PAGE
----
THE COURT: You want to ask him about truthfulness?
MR. LOCKWOOD: That's what I did ask him.
THE COURT: Okay.
MR. WILLIAMS: And I'm objecting.
THE COURT: Would you rather have honesty?
MR. WILLIAMS: No, sir. Our point is that this witness shouldn't be here at all. Honesty is not a character trait that is at issue in this case. Truthfulness, according to this witness' previous deposition, his opinion is based upon things which indicate that it is, in fact, an opinion as to honesty. So he's already testified that he essentially does not have an opinion as to truthfulness but rather as to honesty. Although it may sound weird to the Jury, the law recognizes a difference between those two character --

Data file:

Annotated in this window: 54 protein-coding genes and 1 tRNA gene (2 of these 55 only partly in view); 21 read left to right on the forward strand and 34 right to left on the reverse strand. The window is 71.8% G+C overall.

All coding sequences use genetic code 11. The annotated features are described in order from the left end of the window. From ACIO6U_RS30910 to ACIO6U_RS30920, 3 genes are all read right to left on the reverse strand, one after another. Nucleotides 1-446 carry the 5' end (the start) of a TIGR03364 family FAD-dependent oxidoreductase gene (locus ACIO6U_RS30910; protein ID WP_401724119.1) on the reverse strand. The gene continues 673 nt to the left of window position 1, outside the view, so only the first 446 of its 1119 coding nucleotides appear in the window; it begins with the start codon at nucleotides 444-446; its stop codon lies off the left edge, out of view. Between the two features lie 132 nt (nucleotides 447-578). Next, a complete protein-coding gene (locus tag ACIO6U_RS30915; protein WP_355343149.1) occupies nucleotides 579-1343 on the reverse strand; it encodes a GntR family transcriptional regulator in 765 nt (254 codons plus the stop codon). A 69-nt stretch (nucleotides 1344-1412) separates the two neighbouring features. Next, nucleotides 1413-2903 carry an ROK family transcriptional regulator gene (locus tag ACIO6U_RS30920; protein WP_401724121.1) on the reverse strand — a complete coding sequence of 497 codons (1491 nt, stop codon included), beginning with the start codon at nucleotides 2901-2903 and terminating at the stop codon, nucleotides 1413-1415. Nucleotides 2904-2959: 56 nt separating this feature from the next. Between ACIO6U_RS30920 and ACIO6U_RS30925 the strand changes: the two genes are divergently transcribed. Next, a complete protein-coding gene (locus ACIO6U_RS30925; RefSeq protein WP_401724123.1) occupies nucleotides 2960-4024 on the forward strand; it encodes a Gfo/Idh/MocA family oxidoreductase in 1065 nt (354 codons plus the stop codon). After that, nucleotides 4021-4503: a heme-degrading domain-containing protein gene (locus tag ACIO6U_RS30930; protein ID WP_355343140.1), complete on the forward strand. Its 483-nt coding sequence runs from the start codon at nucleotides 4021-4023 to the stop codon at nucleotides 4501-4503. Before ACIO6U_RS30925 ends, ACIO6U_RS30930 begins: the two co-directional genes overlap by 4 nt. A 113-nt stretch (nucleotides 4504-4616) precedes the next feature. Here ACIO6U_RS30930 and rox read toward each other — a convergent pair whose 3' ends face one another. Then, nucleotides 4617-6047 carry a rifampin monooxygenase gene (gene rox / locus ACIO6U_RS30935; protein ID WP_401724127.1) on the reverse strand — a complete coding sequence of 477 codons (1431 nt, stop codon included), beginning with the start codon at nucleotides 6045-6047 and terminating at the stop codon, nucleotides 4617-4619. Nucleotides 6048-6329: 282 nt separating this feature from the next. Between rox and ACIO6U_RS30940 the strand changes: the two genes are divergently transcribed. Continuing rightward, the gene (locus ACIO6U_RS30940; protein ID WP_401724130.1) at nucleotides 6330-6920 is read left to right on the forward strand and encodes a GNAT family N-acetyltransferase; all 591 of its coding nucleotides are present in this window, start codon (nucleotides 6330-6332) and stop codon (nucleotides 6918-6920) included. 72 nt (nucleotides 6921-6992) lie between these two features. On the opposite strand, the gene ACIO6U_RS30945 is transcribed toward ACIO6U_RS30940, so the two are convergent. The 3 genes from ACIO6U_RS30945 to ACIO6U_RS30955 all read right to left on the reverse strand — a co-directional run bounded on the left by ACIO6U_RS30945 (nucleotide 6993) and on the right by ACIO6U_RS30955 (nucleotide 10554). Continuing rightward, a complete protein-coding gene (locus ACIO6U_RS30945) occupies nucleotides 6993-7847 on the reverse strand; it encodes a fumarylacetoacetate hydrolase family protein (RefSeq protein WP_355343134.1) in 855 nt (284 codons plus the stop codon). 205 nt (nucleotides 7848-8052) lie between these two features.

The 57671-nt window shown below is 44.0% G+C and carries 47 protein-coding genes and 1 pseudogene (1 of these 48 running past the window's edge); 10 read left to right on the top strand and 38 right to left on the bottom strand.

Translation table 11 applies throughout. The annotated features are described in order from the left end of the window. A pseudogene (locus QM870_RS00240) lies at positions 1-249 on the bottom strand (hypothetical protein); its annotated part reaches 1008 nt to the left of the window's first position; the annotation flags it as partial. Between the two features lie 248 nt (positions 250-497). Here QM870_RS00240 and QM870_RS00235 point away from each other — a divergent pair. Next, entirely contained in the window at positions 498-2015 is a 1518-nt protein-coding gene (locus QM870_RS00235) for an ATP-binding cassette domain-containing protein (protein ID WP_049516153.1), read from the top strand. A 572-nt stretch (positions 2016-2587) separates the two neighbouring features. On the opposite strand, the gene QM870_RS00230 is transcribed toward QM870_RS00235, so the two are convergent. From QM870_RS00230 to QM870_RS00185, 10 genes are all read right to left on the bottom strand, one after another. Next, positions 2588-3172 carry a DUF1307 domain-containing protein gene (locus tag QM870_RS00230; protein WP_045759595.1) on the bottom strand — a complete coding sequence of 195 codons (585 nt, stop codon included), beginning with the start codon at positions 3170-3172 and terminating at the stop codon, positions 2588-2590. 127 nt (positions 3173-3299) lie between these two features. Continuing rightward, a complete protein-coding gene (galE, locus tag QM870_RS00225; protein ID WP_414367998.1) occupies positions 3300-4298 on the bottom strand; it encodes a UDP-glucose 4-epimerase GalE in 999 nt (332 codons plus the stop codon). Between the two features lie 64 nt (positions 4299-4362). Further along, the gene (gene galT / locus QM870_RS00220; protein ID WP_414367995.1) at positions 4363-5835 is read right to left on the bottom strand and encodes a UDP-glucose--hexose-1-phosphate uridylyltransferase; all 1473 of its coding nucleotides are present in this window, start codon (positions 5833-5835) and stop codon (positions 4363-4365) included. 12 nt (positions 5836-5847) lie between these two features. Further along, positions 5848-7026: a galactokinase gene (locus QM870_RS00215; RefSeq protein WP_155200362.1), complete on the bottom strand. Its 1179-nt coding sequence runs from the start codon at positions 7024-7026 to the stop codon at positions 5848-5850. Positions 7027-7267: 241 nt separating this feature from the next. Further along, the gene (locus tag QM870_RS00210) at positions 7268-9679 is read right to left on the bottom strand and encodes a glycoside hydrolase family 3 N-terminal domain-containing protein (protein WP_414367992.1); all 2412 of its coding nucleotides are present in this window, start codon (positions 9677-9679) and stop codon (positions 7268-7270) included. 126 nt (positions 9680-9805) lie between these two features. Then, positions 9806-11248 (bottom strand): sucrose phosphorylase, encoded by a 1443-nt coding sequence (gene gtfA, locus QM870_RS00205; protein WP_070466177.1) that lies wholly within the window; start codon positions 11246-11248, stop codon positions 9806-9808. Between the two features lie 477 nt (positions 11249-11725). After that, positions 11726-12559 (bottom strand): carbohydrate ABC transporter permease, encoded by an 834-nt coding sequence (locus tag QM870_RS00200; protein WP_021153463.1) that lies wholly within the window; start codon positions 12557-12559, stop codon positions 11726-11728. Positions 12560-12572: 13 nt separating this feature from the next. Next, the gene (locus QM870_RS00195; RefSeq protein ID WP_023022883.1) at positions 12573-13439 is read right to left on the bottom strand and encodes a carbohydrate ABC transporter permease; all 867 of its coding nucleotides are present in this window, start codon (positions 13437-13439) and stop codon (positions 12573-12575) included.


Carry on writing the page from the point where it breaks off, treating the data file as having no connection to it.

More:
THE COURT: Do you have an opinion as to truthfulness?
THE WITNESS: I do.
MR. WILLIAMS: May I have a ruling --
THE COURT: Yes. Overruled.
MR. WILLIAMS: -- on my objection?
THE COURT: Yes.
The above-cited colloquy preserves for our review only the question of whether Judge Raesz was actually offering an opinion of Mr. Carter's character for truthfulness rather than an opinion of his character for honesty. Appellants' counsel made no objection that Judge Raesz had an improper basis for his opinion. In addition, the exchange between the court, the witness, and the two counsel indicates that the witness knew he was being asked to offer his opinion as to truthfulness rather than honesty. We overrule appellants' contentions with respect to the admission of Judge Raesz' opinion.